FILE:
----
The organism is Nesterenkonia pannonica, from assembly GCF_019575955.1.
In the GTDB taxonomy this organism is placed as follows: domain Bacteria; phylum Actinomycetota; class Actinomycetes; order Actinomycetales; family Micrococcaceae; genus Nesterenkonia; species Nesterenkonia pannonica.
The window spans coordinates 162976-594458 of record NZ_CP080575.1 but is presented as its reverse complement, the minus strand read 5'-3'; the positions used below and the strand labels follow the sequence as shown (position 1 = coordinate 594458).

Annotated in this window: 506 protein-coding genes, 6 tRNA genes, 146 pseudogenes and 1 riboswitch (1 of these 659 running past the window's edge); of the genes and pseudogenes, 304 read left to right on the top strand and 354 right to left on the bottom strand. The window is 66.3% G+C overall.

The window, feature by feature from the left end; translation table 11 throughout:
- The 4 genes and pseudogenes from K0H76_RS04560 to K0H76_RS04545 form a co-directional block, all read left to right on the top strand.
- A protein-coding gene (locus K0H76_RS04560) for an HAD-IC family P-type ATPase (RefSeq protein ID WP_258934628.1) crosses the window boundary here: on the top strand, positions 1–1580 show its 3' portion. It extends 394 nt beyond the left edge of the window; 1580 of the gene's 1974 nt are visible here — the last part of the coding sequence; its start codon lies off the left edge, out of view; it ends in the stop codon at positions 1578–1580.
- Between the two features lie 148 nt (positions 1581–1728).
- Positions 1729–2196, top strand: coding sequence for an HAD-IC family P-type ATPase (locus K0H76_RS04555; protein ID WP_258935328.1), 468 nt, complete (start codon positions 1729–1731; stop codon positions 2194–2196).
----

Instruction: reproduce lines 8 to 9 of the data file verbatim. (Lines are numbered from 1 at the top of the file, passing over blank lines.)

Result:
- Between the two features lie 148 nt (positions 1581–1728).
- Positions 1729–2196, top strand: coding sequence for an HAD-IC family P-type ATPase (locus K0H76_RS04555; protein ID WP_258935328.1), 468 nt, complete (start codon positions 1729–1731; stop codon positions 2194–2196).